In 2011, 13 states enacted one or more of Advocates’ recommended highway safety laws for a total of 16 new laws. No state enacted an all-rider motorcycle helmet law although there were 13 attempts to repeal existing laws. The new laws enacted in all state legislatures are:

Primary Enforcement of Seat Belts: Rhode Island

Booster Seats (children ages 4 through 7): California and Georgia

Graduated Driver Licensing (GDL) for teen drivers: New Mexico (optimal cell phone restriction), North Carolina (supervised driving), North Dakota (nighttime and optimal cell phone restrictions), and Pennsylvania (passenger restriction)

Impaired Driving: Connecticut (ignition interlock devices for all offenders) and Kansas (ignition interlock devices for all offenders)

All-Driver Text Messaging Restriction: Indiana, Maine, Nevada, New York (upgraded to primary enforcement), North Dakota, and Pennsylvania

The 2012 report found that an additional 348 new laws need to be adopted in all states and D.C. to fully meet Advocates’ 15 legislative recommendations:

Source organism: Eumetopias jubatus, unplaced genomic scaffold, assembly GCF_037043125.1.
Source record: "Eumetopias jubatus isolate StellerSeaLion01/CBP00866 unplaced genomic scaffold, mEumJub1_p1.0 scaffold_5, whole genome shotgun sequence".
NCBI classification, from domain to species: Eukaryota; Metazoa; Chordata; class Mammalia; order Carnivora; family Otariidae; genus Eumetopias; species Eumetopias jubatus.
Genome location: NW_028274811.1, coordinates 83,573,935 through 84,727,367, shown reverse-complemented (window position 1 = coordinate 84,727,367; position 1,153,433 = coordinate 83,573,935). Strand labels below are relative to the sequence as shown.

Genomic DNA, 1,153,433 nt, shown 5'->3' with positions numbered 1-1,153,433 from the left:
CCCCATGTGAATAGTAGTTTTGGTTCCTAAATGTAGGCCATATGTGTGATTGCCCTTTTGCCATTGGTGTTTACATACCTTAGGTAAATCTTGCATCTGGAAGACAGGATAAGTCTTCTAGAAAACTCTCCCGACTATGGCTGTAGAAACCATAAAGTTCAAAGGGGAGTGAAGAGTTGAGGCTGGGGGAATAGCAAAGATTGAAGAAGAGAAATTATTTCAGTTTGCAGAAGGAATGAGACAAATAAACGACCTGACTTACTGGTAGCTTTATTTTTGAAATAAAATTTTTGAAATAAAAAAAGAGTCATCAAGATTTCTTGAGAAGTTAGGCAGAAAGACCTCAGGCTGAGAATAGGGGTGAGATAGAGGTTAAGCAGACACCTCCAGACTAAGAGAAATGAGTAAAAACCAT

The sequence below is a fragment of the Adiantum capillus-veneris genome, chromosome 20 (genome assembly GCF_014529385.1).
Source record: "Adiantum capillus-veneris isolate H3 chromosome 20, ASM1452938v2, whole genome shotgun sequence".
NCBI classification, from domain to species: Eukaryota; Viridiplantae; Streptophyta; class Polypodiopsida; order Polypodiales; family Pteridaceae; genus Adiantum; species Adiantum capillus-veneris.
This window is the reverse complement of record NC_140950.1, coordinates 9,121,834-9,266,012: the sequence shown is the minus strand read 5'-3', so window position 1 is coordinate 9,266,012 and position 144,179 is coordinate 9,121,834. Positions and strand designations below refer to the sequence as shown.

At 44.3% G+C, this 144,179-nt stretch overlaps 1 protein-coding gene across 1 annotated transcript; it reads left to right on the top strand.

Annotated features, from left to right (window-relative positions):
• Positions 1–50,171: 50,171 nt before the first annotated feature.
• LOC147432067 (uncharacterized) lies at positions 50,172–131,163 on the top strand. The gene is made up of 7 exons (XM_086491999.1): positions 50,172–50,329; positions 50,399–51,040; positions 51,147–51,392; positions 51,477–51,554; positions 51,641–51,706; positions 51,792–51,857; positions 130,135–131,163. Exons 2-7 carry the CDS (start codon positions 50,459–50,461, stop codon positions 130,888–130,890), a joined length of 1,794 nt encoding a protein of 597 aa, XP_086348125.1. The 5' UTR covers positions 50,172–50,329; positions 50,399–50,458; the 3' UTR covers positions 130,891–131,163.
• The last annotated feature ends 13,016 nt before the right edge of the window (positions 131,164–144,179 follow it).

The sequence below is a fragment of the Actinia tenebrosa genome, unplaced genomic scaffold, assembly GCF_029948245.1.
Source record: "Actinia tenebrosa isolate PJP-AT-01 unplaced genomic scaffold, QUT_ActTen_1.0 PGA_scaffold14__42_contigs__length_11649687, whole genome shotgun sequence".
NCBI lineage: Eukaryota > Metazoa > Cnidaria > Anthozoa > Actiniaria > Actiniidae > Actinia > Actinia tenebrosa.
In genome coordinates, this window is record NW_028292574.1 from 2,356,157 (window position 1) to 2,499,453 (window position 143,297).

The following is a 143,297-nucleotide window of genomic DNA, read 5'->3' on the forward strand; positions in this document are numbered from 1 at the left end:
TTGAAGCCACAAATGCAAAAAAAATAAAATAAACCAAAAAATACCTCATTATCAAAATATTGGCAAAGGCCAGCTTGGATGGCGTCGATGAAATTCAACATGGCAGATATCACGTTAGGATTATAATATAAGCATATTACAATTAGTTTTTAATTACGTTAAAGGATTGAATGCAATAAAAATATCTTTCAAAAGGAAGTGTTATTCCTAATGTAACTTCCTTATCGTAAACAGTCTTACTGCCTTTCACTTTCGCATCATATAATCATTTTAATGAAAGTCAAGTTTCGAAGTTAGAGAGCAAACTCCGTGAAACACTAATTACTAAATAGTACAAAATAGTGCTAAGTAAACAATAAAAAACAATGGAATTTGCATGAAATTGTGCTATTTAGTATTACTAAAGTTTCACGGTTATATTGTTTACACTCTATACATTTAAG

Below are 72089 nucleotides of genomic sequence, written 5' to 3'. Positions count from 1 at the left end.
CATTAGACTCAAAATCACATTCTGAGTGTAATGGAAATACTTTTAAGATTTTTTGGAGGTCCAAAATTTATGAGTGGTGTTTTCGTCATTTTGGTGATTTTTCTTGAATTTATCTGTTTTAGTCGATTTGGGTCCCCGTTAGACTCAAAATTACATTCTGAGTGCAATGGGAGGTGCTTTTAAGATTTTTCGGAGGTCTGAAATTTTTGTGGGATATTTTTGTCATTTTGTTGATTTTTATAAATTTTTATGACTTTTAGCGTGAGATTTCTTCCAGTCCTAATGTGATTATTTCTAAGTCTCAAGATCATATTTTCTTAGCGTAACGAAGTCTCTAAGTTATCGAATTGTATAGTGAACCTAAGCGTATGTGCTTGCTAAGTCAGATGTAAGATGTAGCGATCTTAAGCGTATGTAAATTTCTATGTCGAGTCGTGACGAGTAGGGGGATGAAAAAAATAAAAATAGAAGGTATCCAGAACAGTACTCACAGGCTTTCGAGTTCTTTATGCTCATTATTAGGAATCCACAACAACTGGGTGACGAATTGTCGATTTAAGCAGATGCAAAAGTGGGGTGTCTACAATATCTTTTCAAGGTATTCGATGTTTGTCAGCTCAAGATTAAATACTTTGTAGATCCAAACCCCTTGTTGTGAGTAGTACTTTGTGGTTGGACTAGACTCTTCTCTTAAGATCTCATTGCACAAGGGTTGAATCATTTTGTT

• 18 states still need an optimal primary enforcement seat belt law;
  • 30 states still need an optimal all-rider motorcycle helmet law;
  • 21 states still need an optimal booster seat law;
  • No state meets all the criteria of Advocates’ recommended GDL program (180 laws still needed);
  • 45 states and D.C. are missing one or more critical impaired driving laws (81 laws still needed); and
  • 18 states still need an all-driver text messaging restriction.

“Crash-related deaths and injuries are highly preventable,” said Ileana Arias, Ph.D., Principal Deputy Director of the Centers for Disease Control and Prevention. “Policymakers can play an important role in making the safe choice the easy choice. We can reduce the human and economic toll of motor vehicle-related injuries by supporting prevention strategies that have been shown to save lives.”

Also joining the National Press Club news conference were Joe Polakiewicz and his mother, Nancy, from Greenback, TN. Joe was a 16 year old driver when he was critically injured in a 2010 crash. After spending two months in the hospital, Joe now speaks out about the risks facing new teen drivers and state solutions. “While I am fortunate to be alive today, medical complications will follow me for the rest of my life as a result of driving inexperience. I am here today to urge lawmakers to pass strong teen driving laws and improve safety for everyone on the road.”

Advocates for Highway and Auto Safety is a coalition of insurance, consumer, health, safety and law enforcement organizations that work together to advance state and federal highway and vehicle safety laws, programs and policies. The complete 2012 Roadmap to State Highway Safety Laws, speaker statements and the news conference webcast can be found at www.saferoads.org.

SOURCE Advocates for Highway and Auto Safety

Source: PR Newswire